In both cases, I would say that Data Center Ethernet (mostly because of its lossless characteristics) represents a key differentiator. For more color on this, take a look at the blog discussion I had with Marc Farley a couple of weeks ago:

and some of the subsequent discussions.

aaron-uptime Sun, 05/04/2008 - 20:51


Im interested on your thoughts/reasoning on placing such an important data transport in a data centre environment (such as storage protocols) on a relative unreliable (or see ungaranteed) transport environment. Ethernet networking is a relatively unreliable transport medium that relise on higher layers of the OSI model to produce a reliable transport. Yes, we use iSCSI today, but this already is accepted as Fibre Channels poorer brother and the risks associated are accepted as fair game.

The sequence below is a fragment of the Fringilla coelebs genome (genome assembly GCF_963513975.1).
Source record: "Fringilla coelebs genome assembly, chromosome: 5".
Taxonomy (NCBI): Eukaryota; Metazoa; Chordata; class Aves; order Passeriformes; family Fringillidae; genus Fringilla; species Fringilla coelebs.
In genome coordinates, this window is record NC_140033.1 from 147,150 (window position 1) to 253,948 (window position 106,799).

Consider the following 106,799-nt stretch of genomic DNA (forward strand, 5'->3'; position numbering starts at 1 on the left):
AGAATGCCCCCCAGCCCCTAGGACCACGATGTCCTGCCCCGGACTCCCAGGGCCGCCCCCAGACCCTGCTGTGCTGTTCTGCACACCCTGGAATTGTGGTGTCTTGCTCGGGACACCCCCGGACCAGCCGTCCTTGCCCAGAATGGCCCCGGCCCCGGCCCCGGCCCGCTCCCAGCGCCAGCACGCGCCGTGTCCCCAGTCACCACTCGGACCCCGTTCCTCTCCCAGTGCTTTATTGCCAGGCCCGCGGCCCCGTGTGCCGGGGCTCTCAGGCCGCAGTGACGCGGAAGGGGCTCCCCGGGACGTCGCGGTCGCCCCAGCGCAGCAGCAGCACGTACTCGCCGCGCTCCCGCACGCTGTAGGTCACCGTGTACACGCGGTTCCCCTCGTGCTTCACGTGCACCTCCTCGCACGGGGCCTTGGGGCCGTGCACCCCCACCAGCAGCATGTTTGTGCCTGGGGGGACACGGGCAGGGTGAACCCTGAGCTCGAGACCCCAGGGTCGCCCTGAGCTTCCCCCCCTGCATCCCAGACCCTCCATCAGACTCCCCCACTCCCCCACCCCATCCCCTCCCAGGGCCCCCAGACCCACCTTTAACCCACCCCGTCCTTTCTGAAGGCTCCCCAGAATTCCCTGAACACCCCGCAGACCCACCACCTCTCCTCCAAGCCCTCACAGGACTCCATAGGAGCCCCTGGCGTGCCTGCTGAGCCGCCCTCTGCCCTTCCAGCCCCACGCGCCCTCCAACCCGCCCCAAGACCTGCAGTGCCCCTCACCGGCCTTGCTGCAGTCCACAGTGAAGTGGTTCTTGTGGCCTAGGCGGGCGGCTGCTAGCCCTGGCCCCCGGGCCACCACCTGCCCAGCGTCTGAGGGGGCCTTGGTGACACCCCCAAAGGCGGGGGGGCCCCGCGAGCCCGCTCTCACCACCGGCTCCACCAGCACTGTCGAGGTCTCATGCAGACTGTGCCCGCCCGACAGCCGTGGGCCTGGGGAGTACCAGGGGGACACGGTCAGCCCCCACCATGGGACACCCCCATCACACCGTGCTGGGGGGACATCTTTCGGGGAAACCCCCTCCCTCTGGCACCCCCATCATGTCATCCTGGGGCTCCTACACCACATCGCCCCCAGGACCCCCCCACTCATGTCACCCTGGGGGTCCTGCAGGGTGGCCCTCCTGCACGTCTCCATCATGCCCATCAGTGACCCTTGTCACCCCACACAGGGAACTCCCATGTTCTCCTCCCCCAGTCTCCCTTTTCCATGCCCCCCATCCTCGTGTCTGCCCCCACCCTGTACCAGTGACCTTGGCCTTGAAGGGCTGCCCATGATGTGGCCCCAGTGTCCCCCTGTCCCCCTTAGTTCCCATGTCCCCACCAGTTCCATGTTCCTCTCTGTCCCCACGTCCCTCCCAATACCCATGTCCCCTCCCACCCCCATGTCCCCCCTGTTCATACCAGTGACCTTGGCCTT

I would also like to explore further if placing FCoE on data switches is a good idea in high performance enviroments (as obviously this isn't targeted towards to cost concious SAN's such as the iSCSI protocol). Almost all network switches have some form of over subscription and given this, even with QoS enabled is putting SAN traffic into such an environment ideal or an acceptable risk. I also ask this in terms of reliability. To be honest, many networking experts would agree networks are no where near as reliable as they should be, especially when working with Spanning Tree, VLAN's, dot1q trunks, etherchannel, etc. the Networking technologies we use today to build and expand our highly redundant and high perfomance networks are still disruptive to configure. While outages are kept what we accept to be very short in the networking world (maily due to our outage window being approx 45-90secs which relates to the TCP timeout window), in a SAN environment, even lost packets have a high risk of data loss.